Phillips Design, New York, 29th July, Lot 83

Lucie Rie, 'Footed bowl', circa 1978. (Estimate: $25,000 - $35,000. Sold for £225,000). Phillips Design, New York, 29 July, Lot 83 COURTESY: Phillips

Lucie Rie, ‘Footed bowl’, circa 1978
COURTESY: Phillips

Fernando Campana & Humberto Campana and Kaws, ‘Companion’ chair (brown), 2019
London, Paris and New York may be the centres of the market for design, but there is increasing demand in Asia. Witness the HKD 650,000 (US $84,000) realised in Hong Kong this month by this collaboration between the Campana brothers and the artist KAWS, an armchair “upholstered” in soft toys, their eyes defined by his signature Xs.
Christie’s Modern and Contemporary Art afternoon sale, Hong Kong, 3rd December, Lot 421

Fernando Campana & Humberto Campana and Kaws, 'Companion' chair (brown), 2019. (Estimate: HKD 600,000 - 800,000. Sold for HKD 650,000 / US $84,000). Christie’s Modern & Contemporary Art afternoon sale, Hong Kong 3 December, Lot 421 COURTESY: © Christie’s images Limited 2020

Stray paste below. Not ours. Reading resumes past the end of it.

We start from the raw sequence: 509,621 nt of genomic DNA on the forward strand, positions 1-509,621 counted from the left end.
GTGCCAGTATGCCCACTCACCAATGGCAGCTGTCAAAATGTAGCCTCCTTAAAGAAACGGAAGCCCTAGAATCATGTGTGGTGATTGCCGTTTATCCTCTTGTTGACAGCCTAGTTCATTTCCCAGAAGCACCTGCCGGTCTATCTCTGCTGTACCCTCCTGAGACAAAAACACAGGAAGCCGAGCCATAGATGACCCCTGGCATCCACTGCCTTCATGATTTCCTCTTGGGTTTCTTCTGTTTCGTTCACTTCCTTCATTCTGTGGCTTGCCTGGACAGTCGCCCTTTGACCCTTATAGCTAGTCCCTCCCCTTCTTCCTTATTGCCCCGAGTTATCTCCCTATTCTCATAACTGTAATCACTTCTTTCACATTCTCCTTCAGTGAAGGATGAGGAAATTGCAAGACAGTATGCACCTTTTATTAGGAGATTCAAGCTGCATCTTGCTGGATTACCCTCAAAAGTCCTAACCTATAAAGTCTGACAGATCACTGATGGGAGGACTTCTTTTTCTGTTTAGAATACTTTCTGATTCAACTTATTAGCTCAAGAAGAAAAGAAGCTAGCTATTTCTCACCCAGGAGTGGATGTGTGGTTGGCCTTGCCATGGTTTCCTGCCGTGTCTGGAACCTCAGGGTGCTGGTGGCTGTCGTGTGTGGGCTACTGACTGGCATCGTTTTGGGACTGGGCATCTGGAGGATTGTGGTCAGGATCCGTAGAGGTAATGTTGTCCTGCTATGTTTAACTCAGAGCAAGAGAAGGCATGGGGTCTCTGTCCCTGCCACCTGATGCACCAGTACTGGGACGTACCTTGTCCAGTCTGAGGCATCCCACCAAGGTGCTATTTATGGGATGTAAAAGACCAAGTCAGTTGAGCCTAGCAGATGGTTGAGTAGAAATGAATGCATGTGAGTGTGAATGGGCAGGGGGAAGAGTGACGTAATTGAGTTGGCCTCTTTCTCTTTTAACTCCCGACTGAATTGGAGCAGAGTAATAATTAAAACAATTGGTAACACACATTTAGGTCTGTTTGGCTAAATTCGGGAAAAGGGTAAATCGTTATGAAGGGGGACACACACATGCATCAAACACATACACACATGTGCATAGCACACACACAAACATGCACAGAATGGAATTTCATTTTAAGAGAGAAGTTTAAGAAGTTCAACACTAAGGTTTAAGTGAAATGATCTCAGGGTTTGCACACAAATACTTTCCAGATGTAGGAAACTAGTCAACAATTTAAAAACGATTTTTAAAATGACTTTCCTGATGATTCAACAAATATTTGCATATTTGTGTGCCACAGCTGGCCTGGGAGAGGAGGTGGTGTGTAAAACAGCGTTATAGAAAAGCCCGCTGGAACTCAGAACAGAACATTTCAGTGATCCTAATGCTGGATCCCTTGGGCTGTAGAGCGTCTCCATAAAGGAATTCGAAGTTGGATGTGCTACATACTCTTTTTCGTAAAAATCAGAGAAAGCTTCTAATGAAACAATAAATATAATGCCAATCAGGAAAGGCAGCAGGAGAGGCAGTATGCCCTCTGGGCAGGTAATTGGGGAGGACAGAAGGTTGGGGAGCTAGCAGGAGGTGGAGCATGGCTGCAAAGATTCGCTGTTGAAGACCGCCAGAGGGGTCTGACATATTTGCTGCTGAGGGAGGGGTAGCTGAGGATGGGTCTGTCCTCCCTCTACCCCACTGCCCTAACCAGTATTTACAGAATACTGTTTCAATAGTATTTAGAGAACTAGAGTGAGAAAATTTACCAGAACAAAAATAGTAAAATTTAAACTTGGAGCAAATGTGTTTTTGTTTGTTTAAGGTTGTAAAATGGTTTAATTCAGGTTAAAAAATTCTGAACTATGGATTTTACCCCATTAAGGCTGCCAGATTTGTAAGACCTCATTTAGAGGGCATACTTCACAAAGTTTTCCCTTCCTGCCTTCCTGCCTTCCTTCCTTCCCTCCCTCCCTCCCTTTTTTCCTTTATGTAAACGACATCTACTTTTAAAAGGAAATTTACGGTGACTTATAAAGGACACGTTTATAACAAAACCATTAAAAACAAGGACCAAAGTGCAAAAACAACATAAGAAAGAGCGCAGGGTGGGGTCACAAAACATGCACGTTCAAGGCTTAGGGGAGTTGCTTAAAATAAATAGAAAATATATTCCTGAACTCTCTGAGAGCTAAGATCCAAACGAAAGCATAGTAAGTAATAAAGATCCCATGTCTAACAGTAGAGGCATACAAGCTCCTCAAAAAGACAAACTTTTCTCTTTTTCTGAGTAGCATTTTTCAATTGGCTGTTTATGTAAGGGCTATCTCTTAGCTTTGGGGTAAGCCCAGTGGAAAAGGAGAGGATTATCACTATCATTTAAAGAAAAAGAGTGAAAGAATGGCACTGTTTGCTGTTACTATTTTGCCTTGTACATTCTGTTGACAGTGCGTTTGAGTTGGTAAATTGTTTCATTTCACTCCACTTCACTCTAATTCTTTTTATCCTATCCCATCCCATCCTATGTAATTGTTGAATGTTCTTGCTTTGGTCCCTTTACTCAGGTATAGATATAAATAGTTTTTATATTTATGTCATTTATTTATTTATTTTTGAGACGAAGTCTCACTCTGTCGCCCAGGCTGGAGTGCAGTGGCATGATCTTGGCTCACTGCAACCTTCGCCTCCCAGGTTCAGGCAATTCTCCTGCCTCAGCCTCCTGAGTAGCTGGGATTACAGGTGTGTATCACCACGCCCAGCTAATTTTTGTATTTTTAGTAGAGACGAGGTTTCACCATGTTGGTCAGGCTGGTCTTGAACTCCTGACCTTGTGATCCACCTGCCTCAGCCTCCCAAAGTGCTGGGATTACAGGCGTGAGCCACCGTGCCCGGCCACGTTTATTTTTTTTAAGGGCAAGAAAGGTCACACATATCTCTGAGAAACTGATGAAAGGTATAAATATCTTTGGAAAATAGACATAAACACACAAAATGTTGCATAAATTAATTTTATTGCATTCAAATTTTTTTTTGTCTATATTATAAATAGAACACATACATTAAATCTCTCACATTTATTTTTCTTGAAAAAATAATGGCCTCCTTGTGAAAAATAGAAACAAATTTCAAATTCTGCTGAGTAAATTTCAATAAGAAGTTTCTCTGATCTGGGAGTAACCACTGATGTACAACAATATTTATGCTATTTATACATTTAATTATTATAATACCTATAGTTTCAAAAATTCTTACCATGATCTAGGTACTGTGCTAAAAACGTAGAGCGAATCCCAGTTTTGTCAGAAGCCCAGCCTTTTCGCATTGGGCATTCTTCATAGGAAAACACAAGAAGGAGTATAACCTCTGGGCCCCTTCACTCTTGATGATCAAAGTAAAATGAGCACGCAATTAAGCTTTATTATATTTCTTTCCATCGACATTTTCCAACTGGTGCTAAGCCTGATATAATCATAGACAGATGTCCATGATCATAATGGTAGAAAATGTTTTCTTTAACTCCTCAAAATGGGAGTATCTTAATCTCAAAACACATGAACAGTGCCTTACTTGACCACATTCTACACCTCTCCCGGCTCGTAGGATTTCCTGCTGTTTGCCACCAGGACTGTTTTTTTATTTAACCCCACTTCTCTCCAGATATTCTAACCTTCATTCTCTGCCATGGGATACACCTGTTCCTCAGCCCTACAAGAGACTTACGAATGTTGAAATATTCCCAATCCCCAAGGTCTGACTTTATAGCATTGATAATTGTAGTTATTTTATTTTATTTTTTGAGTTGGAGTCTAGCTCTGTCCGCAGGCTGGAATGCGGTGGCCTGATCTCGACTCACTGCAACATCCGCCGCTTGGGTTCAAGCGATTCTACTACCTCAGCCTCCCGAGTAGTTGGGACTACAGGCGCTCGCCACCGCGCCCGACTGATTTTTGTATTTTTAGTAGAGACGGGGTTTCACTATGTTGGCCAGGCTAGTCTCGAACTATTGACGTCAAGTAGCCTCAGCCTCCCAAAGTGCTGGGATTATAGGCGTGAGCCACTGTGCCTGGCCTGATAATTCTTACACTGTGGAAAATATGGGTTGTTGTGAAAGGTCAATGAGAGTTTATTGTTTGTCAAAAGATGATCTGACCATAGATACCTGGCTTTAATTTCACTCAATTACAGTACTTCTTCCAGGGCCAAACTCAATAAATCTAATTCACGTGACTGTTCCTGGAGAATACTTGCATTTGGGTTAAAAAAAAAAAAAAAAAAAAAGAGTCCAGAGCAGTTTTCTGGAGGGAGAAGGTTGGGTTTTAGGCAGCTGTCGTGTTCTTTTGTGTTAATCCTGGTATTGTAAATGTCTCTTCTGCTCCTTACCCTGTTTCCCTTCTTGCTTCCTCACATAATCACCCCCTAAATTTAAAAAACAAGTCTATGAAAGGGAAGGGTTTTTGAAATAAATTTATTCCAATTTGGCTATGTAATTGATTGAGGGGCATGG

Fernando Campana & Humberto Campana and Kaws, ‘Companion’ chair (brown), 2019
COURTESY: © Christie’s Images Limited 2020

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Article By

Claire Wrathall
Claire Wrathall writes for the Financial Times and is a former editor of Art Quarterly.